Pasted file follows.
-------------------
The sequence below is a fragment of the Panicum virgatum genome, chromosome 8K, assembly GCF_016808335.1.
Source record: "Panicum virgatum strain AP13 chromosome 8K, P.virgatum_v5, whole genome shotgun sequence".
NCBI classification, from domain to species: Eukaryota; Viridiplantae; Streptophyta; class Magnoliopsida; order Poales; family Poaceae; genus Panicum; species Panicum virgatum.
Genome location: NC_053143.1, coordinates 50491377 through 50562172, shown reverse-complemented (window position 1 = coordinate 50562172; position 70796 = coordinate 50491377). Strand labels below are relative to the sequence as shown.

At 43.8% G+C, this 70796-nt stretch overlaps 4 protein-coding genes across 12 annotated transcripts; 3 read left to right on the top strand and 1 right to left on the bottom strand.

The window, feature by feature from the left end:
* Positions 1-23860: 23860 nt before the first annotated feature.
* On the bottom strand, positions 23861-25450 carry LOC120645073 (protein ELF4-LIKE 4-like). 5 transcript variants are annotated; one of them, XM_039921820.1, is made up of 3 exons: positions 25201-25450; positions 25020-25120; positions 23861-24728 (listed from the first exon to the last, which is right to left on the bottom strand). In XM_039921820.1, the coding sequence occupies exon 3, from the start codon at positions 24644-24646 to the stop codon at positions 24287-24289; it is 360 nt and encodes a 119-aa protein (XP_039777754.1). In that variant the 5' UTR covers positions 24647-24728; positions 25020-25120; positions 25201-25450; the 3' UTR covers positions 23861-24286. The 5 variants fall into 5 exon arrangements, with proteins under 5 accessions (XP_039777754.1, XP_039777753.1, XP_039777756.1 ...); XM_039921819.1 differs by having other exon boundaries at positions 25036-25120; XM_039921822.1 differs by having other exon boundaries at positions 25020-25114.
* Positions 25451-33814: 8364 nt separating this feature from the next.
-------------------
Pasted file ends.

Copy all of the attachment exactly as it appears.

The sequence below is a fragment of the Panicum virgatum genome, chromosome 8K, assembly GCF_016808335.1.
Source record: "Panicum virgatum strain AP13 chromosome 8K, P.virgatum_v5, whole genome shotgun sequence".
NCBI classification, from domain to species: Eukaryota; Viridiplantae; Streptophyta; class Magnoliopsida; order Poales; family Poaceae; genus Panicum; species Panicum virgatum.
Genome location: NC_053143.1, coordinates 50491377 through 50562172, shown reverse-complemented (window position 1 = coordinate 50562172; position 70796 = coordinate 50491377). Strand labels below are relative to the sequence as shown.

At 43.8% G+C, this 70796-nt stretch overlaps 4 protein-coding genes across 12 annotated transcripts; 3 read left to right on the top strand and 1 right to left on the bottom strand.

The window, feature by feature from the left end:
* Positions 1-23860: 23860 nt before the first annotated feature.
* On the bottom strand, positions 23861-25450 carry LOC120645073 (protein ELF4-LIKE 4-like). 5 transcript variants are annotated; one of them, XM_039921820.1, is made up of 3 exons: positions 25201-25450; positions 25020-25120; positions 23861-24728 (listed from the first exon to the last, which is right to left on the bottom strand). In XM_039921820.1, the coding sequence occupies exon 3, from the start codon at positions 24644-24646 to the stop codon at positions 24287-24289; it is 360 nt and encodes a 119-aa protein (XP_039777754.1). In that variant the 5' UTR covers positions 24647-24728; positions 25020-25120; positions 25201-25450; the 3' UTR covers positions 23861-24286. The 5 variants fall into 5 exon arrangements, with proteins under 5 accessions (XP_039777754.1, XP_039777753.1, XP_039777756.1 ...); XM_039921819.1 differs by having other exon boundaries at positions 25036-25120; XM_039921822.1 differs by having other exon boundaries at positions 25020-25114.
* Positions 25451-33814: 8364 nt separating this feature from the next.